The Abyss of Madness and Human Understanding


  • George E. Atwood



phenomenology, psychosis, schizophrenia, bipolar disorder, humanistic psychology, therapeutic relationship, psychodynamic theory, case studies, clinical case studies


Two pairs of authors—Pienkos and Sass (2012) and Josselson and Mattila (2012)—have commented upon my article, "Psychotherapy as a Human Science: Clinical Case Studies Exploring the Abyss of Madness." In the article I present a number of case studies that illustrate a phenomenologically, humanistically, and existentially and psychodynamically informed approach to severe psychological disturbances, including both so-called schizophrenia and so-called bipolar disorder. I appreciate the common sympathy that both sets of commentators have with the concept of psychotherapy as a human science. The commentaries also help to raise a number of issues around the concepts of "phenomenological contextualism," "radical otherness" in so-called schizophrenia, the conflict between phenomenological and medical disorder language in describing severe disturbance, and challenges to a psychotherapist working with severely disturbed individuals.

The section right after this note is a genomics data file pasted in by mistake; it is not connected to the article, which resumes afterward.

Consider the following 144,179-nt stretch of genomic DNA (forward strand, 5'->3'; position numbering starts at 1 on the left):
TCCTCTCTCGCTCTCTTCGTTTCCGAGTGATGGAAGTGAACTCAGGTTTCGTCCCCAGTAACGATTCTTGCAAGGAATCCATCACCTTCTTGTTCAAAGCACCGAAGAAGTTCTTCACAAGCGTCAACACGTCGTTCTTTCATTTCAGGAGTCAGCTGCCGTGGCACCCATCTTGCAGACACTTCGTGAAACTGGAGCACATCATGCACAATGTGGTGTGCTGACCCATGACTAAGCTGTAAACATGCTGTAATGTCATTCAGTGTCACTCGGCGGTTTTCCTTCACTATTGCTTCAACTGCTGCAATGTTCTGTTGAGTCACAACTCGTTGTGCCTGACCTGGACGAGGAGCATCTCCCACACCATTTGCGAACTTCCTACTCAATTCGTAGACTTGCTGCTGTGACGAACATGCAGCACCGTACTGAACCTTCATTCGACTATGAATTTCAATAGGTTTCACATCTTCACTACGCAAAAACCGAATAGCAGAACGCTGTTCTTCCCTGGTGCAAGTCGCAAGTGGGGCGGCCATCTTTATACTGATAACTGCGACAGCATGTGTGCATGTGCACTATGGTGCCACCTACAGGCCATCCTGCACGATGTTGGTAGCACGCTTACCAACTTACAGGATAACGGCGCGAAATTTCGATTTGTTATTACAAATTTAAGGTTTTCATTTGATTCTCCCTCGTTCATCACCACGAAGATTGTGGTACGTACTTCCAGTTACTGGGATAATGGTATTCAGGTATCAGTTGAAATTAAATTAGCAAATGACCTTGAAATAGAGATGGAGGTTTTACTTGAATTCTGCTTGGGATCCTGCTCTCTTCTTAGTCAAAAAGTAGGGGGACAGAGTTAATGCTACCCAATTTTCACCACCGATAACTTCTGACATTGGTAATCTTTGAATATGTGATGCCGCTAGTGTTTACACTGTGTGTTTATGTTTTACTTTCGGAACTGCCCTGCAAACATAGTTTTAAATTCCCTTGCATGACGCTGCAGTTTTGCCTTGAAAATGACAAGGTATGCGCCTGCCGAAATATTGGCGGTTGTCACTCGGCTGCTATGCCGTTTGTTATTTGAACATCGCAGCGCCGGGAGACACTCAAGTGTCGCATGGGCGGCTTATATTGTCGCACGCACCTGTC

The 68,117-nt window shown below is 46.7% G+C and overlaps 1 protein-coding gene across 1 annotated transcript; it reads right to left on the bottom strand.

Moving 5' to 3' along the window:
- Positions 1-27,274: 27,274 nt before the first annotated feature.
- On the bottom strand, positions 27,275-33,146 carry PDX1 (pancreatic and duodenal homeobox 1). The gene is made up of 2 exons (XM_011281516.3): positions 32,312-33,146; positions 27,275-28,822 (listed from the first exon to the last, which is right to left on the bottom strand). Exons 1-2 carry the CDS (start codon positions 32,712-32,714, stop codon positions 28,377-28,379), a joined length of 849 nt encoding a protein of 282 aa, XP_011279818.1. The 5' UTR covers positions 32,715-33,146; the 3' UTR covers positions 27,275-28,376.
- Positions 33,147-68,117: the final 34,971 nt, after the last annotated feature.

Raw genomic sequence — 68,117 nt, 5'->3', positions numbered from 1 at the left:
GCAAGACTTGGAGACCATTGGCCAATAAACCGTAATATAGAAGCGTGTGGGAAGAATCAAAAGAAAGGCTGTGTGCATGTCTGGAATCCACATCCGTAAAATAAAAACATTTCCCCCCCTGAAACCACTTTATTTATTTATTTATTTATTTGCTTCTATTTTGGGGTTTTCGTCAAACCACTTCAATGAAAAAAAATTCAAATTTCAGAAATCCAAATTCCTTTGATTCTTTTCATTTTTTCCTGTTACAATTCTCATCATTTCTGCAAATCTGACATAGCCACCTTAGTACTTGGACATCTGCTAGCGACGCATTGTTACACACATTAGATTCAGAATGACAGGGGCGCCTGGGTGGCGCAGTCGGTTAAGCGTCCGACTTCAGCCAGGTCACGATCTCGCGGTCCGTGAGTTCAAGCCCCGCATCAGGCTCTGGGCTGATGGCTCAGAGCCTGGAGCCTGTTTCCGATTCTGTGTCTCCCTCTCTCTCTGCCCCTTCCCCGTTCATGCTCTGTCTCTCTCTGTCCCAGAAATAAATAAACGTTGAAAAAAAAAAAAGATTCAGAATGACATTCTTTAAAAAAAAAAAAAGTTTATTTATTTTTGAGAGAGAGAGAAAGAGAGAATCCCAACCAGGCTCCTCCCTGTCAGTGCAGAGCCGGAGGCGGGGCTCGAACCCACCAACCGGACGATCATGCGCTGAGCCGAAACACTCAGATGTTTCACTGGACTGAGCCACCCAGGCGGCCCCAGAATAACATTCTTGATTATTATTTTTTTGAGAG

Author Biography

George E. Atwood




How to Cite

Atwood, G. E. (2012). The Abyss of Madness and Human Understanding. Pragmatic Case Studies in Psychotherapy, 8(1), 49–59.